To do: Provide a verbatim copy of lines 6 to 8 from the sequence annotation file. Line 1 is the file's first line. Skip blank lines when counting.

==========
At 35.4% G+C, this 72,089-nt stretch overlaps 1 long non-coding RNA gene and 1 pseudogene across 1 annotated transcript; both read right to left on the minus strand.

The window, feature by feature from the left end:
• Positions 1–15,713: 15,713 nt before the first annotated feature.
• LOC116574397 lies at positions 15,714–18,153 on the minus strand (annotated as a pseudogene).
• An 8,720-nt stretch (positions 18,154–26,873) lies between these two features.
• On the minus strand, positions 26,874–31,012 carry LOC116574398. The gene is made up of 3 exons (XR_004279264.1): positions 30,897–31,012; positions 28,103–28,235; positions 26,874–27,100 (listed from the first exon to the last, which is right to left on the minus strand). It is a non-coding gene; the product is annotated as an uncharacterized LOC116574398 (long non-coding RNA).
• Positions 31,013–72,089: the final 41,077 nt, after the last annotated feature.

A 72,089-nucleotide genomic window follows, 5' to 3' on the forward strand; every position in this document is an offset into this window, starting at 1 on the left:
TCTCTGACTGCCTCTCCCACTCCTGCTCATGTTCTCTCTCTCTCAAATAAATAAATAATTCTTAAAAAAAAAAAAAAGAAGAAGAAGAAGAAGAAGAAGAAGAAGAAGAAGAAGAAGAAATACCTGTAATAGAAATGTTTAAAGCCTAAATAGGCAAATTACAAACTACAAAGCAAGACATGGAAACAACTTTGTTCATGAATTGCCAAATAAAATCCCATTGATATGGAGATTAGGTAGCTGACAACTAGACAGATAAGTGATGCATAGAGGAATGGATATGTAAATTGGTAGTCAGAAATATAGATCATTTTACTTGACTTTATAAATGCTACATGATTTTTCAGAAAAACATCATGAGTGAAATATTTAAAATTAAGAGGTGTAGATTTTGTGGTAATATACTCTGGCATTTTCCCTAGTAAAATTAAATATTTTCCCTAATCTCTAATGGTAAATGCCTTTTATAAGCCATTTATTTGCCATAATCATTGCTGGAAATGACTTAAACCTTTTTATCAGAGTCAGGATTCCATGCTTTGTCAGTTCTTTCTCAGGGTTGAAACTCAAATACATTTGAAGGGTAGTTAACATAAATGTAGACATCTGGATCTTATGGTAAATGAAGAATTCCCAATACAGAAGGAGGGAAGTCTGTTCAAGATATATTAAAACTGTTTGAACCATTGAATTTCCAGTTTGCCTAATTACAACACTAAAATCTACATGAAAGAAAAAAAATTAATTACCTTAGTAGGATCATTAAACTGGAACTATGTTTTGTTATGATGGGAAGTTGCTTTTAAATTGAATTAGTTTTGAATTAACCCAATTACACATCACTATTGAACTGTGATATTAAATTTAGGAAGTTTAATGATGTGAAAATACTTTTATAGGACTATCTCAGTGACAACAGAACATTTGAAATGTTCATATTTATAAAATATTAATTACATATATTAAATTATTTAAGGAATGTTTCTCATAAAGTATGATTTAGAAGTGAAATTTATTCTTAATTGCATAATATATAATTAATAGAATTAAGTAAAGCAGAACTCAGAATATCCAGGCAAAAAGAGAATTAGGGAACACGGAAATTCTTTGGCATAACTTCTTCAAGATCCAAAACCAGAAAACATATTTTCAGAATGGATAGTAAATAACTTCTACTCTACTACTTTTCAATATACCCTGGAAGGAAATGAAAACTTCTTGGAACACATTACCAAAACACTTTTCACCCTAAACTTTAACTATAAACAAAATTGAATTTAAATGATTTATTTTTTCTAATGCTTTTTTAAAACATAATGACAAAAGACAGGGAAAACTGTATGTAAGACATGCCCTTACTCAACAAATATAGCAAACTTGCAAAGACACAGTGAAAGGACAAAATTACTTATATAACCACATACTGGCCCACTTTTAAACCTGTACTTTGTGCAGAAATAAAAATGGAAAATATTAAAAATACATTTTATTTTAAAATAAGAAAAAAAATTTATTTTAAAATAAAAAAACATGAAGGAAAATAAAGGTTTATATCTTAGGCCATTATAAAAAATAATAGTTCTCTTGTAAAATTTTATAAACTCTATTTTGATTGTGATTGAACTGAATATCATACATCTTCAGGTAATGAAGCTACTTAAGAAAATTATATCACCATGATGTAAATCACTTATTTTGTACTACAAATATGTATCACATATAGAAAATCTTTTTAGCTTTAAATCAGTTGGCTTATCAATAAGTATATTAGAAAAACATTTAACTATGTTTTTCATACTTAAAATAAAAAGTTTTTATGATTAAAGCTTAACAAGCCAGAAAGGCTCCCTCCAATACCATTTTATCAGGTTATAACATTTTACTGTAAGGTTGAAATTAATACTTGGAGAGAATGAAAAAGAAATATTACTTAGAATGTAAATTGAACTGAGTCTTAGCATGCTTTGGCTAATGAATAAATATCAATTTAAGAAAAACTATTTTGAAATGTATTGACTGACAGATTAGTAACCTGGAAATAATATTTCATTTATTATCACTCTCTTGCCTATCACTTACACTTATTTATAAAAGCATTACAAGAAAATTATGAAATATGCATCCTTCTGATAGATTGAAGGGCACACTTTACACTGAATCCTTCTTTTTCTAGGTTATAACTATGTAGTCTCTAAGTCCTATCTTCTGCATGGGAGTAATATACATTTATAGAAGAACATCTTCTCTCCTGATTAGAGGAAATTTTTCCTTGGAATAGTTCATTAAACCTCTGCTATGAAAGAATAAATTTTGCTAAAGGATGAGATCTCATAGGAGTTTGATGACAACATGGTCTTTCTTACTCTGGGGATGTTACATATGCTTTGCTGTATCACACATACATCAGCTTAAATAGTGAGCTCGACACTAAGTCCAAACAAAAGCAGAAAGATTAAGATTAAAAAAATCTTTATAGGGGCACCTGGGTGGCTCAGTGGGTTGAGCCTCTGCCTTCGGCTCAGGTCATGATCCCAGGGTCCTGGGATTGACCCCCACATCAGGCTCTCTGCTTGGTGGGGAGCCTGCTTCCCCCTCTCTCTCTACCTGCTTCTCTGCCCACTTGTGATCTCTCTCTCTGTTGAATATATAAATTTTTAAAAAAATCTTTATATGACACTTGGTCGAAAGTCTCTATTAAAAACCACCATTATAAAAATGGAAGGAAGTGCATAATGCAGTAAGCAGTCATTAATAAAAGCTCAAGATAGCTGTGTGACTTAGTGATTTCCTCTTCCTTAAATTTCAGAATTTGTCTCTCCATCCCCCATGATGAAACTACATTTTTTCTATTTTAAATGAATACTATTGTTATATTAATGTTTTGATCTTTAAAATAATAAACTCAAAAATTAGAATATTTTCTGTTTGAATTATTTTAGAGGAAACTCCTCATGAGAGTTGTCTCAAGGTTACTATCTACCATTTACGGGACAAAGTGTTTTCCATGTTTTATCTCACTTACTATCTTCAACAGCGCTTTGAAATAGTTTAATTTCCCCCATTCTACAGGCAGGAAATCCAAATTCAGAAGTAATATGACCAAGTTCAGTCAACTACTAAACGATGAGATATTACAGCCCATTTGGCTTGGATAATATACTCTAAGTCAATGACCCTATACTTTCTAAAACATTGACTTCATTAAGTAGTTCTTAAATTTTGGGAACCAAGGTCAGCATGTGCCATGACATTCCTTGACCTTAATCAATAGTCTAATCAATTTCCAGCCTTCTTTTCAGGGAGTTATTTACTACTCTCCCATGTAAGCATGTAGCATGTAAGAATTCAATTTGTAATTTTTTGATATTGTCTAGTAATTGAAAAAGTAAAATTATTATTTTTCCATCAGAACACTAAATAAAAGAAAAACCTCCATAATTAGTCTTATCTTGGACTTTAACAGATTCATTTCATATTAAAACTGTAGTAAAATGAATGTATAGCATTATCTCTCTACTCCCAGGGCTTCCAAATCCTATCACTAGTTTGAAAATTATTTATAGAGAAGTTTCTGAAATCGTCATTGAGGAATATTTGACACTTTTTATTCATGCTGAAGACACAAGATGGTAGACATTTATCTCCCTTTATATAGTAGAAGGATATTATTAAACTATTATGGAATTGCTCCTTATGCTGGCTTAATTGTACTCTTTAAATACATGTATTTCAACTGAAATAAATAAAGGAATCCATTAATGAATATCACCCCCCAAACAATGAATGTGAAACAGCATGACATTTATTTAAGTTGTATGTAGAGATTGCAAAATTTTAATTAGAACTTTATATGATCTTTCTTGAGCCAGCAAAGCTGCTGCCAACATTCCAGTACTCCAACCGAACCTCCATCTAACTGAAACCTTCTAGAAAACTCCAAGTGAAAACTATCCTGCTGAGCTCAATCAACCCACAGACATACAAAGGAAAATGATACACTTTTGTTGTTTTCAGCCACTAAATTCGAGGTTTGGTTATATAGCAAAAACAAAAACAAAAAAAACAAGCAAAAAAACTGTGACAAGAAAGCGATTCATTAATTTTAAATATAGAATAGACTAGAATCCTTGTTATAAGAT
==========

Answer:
• On the minus strand, positions 26,874–31,012 carry LOC116574398. The gene is made up of 3 exons (XR_004279264.1): positions 30,897–31,012; positions 28,103–28,235; positions 26,874–27,100 (listed from the first exon to the last, which is right to left on the minus strand). It is a non-coding gene; the product is annotated as an uncharacterized LOC116574398 (long non-coding RNA).
• Positions 31,013–72,089: the final 41,077 nt, after the last annotated feature.

A 72,089-nucleotide genomic window follows, 5' to 3' on the forward strand; every position in this document is an offset into this window, starting at 1 on the left: